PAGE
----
Bowes, Sir George and Mary Eleanor
1701-1760 and 1749-1800
Landowner and Politician
George Bowes was born in 1701 at Streatlam Castle and educated at Mr Hill’s School, London. He was the third son of Sir William Bowes (1657-1707) and Elizabeth Blakiston (1651-1736), heiress to the Blakiston estate. As the third son George wasn’t expected to inherit his father’s estate or title. Instead, he entered the Army with a captain’s commission to serve in General Wade’s cavalry.
Both of his older brothers, William (1696-1721) and Thomas (1663-1722) died within a year of each other. George, therefore, inherited both the Bowes and Blakiston’s estates in 1722, which included Gibside, and the mineral rights beneath large tracts of land in Durham. He immediately left the Army to return north to manage his estates with the goal of being elected as MP. After an unsuccessful parliamentary election in Berwick, he was elected as MP for Durham.
Bowes established with other northern coal owners and politicians the ‘Grand Alliance’. This was a 99-year agreement with the goal of protecting, expanding and regulating the coal industry. The agreement helped finance infrastructure projects, but it also generated enormous wealth for the North-East and for the personal fortunes of the cartel members. Bowe’s estate was worth an estimated £600,000 at the time of his death in 1760.
George had only one child, Mary Eleanor, who was born in 1749 to his second wife, Mary Gilbert (d.1781). He was deeply affected by the death of his first wife, Eleanor Verney (d. 1724). She had died aged 14 only 10 weeks after their engagement. Described as a ‘child prodigy’ with a passion for learning. Her death inspired George to found the ‘Bowes Almshouses Trust’ in Sunderland in 1725. Today the charity survives as ‘Woodcock and Bowes Charity’ with an endowment of £35,600 per annum to provide accommodation and services to the women of Sunderland who require support.
Bowes, Mary Eleanor (1749-1800), Countess of Strathmore and Kinghorne
Mary was the sole inheritor of the Bowes estate, the modern equivalent of £150,000,000. She was, therefore, the wealthiest and most desirable heiress in England at the age of 11. She suffered several abusive marriages, but throughout it all, maintained control of the inheritance from her father.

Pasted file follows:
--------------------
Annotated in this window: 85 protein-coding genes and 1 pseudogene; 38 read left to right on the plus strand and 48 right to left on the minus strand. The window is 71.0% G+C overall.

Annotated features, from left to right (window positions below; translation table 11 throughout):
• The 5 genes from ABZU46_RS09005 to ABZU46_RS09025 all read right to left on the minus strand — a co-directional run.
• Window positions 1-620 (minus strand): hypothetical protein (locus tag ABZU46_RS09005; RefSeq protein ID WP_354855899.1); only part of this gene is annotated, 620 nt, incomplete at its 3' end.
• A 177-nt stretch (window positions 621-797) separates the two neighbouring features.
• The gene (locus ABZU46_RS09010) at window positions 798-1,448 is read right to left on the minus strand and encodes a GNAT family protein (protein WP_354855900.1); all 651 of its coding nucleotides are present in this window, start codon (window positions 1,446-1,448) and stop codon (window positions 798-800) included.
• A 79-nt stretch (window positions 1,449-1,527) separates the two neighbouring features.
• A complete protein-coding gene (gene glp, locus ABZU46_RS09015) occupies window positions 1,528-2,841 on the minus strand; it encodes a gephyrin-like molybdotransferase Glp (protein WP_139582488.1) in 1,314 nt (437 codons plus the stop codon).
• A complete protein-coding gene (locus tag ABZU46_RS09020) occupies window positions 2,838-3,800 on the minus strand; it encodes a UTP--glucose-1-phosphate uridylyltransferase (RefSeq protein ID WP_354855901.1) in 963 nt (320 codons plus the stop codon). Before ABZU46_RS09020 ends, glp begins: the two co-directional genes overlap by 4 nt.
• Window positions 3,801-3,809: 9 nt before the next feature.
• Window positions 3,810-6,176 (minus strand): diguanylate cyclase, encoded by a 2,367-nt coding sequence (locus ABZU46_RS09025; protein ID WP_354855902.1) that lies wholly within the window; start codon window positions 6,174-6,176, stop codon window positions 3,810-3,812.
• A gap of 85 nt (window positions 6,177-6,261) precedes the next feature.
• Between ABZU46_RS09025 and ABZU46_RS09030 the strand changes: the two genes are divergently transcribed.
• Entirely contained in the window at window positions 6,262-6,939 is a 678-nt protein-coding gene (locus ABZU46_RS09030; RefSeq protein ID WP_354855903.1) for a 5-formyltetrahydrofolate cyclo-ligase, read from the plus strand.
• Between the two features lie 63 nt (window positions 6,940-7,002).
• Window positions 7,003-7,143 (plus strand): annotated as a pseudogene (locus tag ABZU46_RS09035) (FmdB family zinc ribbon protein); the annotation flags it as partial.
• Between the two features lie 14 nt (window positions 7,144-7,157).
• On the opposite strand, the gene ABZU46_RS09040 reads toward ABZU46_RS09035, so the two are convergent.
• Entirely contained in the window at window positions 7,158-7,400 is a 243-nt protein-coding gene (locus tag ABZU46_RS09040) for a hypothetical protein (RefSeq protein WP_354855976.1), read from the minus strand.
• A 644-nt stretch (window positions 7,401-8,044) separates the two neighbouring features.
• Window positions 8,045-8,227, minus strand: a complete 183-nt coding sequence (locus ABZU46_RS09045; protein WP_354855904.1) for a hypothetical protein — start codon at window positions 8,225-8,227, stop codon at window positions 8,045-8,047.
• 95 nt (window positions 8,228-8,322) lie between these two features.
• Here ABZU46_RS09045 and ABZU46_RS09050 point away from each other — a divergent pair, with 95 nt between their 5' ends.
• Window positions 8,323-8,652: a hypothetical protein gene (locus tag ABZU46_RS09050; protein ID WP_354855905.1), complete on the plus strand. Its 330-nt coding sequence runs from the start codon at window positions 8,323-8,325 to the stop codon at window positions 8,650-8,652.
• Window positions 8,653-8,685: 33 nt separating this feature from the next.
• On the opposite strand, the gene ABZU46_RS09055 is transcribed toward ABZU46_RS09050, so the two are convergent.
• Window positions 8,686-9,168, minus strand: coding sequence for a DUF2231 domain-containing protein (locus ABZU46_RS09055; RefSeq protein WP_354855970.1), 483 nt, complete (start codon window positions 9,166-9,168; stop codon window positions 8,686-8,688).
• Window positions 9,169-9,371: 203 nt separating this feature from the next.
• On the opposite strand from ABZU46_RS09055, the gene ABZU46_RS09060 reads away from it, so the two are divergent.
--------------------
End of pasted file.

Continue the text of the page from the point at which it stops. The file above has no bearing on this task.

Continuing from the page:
Mary was noted as being highly intelligent with a keen interest in botany. Her father took her interests seriously and she was afforded the same quality of education that a male heir may have expected. It was perhaps her interest in the gardens that inspired George to invest so much in the gardens at Gibside.
In her later years, Mary retired to Gibside and set about with the help of her son to rebuild the house and gardens that had been ransacked by her last husband Andrew Robinson. She built the botanical garden and orangery between 1772 and 1775. The 16th Earl of Strathmore gifted the Long Walk and the Chapel at Gibside to the National Trust. In 2017, 282,000 visitors enjoyed the gardens at Gibside.
2016 Financial Statements of the Woodcock and Bowes Charity. (2017) Available here (Accessed: 13/06/2018).
Gibside, National Trust. Available here (Accessed: 13/06/2018).
Gill, J. (2004). Bowes, George. Available here (Accessed: 13/06/2018).
Lomas, R. (2009). An encyclopaedia of North-East England, Edinburgh: Birlinn Ltd, pp. 59-63.
Marshall, K (2004). Bowes, Mary, Countess of Strathmore and Kinghorne. Available here (Accessed: 13/06/2018).